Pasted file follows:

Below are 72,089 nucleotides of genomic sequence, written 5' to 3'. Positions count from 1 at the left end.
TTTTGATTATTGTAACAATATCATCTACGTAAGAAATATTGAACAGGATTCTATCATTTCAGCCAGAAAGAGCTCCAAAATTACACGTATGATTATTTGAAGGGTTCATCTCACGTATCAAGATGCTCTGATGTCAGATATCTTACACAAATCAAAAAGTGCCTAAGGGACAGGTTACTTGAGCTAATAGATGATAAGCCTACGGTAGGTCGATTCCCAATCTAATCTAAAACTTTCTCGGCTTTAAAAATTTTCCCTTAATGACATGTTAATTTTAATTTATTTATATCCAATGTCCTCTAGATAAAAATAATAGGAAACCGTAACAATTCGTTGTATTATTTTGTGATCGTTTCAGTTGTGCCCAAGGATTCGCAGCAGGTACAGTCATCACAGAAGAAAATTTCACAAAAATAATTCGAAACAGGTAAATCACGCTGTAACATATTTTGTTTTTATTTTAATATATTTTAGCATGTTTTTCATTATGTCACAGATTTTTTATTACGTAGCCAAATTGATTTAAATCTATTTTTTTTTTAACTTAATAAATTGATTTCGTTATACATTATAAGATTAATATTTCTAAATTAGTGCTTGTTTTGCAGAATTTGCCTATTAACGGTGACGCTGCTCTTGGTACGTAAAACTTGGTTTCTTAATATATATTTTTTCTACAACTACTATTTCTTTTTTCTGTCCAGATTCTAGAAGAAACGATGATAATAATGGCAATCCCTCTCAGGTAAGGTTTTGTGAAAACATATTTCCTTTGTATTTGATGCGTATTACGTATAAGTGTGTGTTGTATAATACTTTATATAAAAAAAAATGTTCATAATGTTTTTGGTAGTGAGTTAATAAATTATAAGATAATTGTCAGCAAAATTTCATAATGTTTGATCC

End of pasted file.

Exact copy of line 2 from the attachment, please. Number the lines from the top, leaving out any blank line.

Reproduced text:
TTTTGATTATTGTAACAATATCATCTACGTAAGAAATATTGAACAGGATTCTATCATTTCAGCCAGAAAGAGCTCCAAAATTACACGTATGATTATTTGAAGGGTTCATCTCACGTATCAAGATGCTCTGATGTCAGATATCTTACACAAATCAAAAAGTGCCTAAGGGACAGGTTACTTGAGCTAATAGATGATAAGCCTACGGTAGGTCGATTCCCAATCTAATCTAAAACTTTCTCGGCTTTAAAAATTTTCCCTTAATGACATGTTAATTTTAATTTATTTATATCCAATGTCCTCTAGATAAAAATAATAGGAAACCGTAACAATTCGTTGTATTATTTTGTGATCGTTTCAGTTGTGCCCAAGGATTCGCAGCAGGTACAGTCATCACAGAAGAAAATTTCACAAAAATAATTCGAAACAGGTAAATCACGCTGTAACATATTTTGTTTTTATTTTAATATATTTTAGCATGTTTTTCATTATGTCACAGATTTTTTATTACGTAGCCAAATTGATTTAAATCTATTTTTTTTTTAACTTAATAAATTGATTTCGTTATACATTATAAGATTAATATTTCTAAATTAGTGCTTGTTTTGCAGAATTTGCCTATTAACGGTGACGCTGCTCTTGGTACGTAAAACTTGGTTTCTTAATATATATTTTTTCTACAACTACTATTTCTTTTTTCTGTCCAGATTCTAGAAGAAACGATGATAATAATGGCAATCCCTCTCAGGTAAGGTTTTGTGAAAACATATTTCCTTTGTATTTGATGCGTATTACGTATAAGTGTGTGTTGTATAATACTTTATATAAAAAAAAATGTTCATAATGTTTTTGGTAGTGAGTTAATAAATTATAAGATAATTGTCAGCAAAATTTCATAATGTTTGATCC